Many businesses are reactive when it comes to data privacy, which was highlighted with the recent enactment of the General Data Protection Regulation. We see that when a new privacy regulation or law is enacted, many businesses have to scramble around to try and make their products and practices complaint before an often fast-approaching deadline. Certain aspects of compliance, like updating a privacy policy or adding a cookie banner to your website, are straightforward changes. What can be more difficult is trying to apply privacy fixes to a product that has already been fully designed and released, especially when that product is a software program or technology-based application or service. Patches and workarounds after-the-fact are often not as effective, and in some cases can be difficult, or nearly impossible, to actually implement.

Unfortunately, not much can be done to fix a previously designed product except to apply these patches or workarounds. But moving forward, a framework called Privacy by Design can help alleviate these problems in the future, and will ensure that your products and practices remain privacy compliant.

Privacy by Design was a concept proposed by Dr. Ann Cavoukian, a leading privacy expert, and the head of Ryerson University’s Privacy by Design Centre of Excellence in Canada. Privacy by Design aims to guide organizations to include privacy from the initial design stages of a new product. By merging privacy with the design of a product, good privacy can be ensured from the start. Using this framework is not only going to help with future privacy laws, but is actually required specifically by the GDPR for organizations to consider as they design products.

Privacy by Design is set around seven foundational principles, which I’ll talk about below:

  1. Proactive not reactive: preventative not remedial

Privacy by Design aims to have organizations become proactive about data privacy by identifying privacy concerns before they happen, and not always just reacting to concerns or problems after-the-fact. This will reduce the risk of a major privacy issue occurring, and help reduce some of the organization’s workload in the long-run.

  1. Privacy as the default setting

Privacy by Design seeks to ensure that an individual’s data privacy is always protected as the default; an individual should not have to act themselves to protect their privacy. By having good privacy already built into a system, you can always be sure that a customer using your product has all of the appropriate pieces in place to protect their personal information, while keeping in line with the law.

  1. Privacy embedded into design

Privacy should be a consideration from the initial stages of a product’s development and design. This makes privacy a core component of the product’s functionality. By starting early with privacy, you ensure that the product is privacy-compliant from the get-go, and you eliminate the need for patches or add-ons in response to privacy concerns. You also won’t end up trading in privacy for diminished functionality.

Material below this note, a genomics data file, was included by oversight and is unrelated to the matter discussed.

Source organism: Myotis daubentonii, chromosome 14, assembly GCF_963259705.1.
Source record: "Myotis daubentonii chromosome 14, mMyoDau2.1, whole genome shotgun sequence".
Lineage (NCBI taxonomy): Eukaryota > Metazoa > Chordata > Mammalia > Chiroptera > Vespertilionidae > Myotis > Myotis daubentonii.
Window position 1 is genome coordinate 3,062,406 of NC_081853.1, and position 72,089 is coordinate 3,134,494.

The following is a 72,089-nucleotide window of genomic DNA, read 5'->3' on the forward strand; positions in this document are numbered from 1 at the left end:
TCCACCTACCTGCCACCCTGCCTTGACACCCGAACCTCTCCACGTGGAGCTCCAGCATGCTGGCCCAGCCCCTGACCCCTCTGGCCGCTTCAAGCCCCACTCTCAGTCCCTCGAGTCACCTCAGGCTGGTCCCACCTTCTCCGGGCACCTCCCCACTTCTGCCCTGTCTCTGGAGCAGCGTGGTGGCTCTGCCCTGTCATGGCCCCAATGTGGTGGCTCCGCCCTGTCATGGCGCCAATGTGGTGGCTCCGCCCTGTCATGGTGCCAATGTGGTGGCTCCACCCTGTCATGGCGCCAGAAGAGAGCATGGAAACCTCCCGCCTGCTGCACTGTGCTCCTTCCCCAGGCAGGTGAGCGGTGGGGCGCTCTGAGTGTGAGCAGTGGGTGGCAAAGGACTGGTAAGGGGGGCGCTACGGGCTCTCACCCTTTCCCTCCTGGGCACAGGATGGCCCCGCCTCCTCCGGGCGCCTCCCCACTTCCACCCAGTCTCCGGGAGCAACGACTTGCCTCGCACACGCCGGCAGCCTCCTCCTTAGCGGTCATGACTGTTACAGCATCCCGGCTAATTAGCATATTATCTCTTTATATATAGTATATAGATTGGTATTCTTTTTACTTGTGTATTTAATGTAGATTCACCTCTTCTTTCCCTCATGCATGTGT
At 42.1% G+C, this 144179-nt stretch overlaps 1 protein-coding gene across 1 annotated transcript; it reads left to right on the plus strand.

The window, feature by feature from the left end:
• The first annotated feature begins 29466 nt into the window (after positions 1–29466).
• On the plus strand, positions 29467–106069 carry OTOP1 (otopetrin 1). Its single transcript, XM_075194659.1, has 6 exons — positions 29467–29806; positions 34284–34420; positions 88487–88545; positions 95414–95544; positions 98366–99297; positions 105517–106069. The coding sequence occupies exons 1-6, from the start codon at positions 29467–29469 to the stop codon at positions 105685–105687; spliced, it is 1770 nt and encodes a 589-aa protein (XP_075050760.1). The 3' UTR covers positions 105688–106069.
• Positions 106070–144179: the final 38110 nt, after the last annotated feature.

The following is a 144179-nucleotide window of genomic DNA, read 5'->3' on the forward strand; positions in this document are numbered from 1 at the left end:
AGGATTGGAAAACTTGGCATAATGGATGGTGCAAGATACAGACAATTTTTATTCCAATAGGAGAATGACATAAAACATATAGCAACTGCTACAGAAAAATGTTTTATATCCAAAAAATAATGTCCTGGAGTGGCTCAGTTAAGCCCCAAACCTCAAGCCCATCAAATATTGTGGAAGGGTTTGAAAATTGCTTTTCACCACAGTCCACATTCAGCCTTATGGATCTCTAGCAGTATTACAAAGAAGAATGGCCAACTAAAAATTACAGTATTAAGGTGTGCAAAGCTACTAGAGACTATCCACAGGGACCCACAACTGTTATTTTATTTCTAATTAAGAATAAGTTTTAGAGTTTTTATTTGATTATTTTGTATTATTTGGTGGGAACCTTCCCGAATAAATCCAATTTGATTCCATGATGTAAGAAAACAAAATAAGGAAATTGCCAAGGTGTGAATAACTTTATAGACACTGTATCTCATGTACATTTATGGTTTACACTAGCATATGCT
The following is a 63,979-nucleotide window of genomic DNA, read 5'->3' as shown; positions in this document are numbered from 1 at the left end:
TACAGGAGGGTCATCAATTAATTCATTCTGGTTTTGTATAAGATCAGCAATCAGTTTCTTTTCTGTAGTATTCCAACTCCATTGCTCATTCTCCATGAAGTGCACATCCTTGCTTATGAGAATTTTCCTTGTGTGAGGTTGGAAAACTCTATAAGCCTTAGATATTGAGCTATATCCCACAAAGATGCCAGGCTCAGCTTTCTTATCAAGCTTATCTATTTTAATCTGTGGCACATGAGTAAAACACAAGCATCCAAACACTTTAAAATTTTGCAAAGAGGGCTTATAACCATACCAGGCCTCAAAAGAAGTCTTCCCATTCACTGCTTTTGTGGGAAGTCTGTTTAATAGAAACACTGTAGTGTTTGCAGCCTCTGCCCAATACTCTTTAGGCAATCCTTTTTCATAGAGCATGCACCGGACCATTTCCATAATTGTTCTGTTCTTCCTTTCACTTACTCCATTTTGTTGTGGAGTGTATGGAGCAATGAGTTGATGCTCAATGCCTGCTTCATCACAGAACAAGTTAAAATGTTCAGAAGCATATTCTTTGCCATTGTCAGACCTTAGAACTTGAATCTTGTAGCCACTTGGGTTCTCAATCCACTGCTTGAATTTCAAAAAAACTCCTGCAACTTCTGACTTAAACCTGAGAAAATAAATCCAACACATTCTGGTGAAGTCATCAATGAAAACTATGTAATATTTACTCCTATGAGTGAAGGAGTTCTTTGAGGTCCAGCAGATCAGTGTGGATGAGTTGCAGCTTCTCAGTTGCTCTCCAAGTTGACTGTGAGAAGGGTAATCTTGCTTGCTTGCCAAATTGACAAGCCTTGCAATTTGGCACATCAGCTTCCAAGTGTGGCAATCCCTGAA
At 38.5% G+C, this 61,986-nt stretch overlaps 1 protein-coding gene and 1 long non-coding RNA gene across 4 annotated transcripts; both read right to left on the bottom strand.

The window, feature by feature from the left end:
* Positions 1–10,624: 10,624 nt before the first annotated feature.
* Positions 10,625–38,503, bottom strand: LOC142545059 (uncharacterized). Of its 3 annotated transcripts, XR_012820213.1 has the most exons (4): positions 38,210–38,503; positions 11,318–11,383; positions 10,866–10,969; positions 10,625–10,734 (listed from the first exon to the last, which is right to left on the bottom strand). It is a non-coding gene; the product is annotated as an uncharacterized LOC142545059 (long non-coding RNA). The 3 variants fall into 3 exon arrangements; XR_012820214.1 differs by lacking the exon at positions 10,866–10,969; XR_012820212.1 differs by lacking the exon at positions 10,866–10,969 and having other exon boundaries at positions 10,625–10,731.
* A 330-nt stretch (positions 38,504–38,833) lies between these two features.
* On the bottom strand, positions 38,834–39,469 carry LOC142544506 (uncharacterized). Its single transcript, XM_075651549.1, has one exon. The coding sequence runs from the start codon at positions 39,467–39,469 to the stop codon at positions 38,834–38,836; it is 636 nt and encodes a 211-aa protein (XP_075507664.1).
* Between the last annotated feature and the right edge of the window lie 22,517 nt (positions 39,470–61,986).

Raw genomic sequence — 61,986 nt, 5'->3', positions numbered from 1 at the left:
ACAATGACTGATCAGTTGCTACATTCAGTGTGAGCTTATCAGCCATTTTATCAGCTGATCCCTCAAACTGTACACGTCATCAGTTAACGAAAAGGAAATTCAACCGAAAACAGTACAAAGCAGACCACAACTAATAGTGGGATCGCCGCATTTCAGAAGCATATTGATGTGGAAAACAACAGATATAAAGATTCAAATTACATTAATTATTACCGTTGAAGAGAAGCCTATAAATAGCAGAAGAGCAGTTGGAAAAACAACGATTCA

1. Full functionality: positive-sum, not zero-sum

In the past, many companies saw privacy through a zero-sum approach, where privacy would be maximized only at the expense of other aspects of the product, e.g. privacy versus functionality, privacy versus security, etc. You could only have privacy if you sacrificed something else. Privacy by Design tells us that we can have privacy and everything else in more of a positive-sum, ‘win-win’ situation. By using Privacy by Design, all aspects of the system, including privacy, can be improved and maximized. For example, functionality doesn’t have to suffer with increased privacy protection if you design your functionality with privacy in mind. It is always possible to include privacy and have both sides win.

  1. End-to-end security: full lifecycle protection

Security is an important aspect of data privacy: without good security, the information you hold cannot be protected, and personal information is put at risk. Privacy by Design ensures that good security is present for the data in question throughout its entire lifecycle, from collection to deletion.

  1. Visibility and transparency: keep it open

Making sure your customers and employees are informed of your organization’s privacy practices is important. By being open about privacy, you are demonstrating that it is important to your organization and that you can be trusted with personal information. It also shows that you have nothing to hide from your customers.

  1. Respect for user privacy: keep it user-centric

In the end, personal data ultimately belongs to the individual it came from. A company is only granted the permission to use this data in well-documented and transparent ways. Giving individuals user-friendly options and robust privacy settings will promote the interest of the individual, while upholding their privacy rights. As always in business, it really is all about the customer.

By applying these seven principles, companies can design better products that are privacy compliant. You can avoid the mad-dash towards compliance every time a new law is put in place; just because you survived the GDPR doesn’t mean you’ll be ready for the next law or regulation that comes out! This also means that you are giving your customers the best possible product, and one that will better protect their privacy. In the digital world today, people are looking for companies they can trust with their data, and following Privacy by Design principles will go a long way toward that.

More information about Privacy by Design can be found from the Ryerson University Privacy by Design Centre of Excellence.

Luke Henderson is privacy officer at Velsoft Training Materials.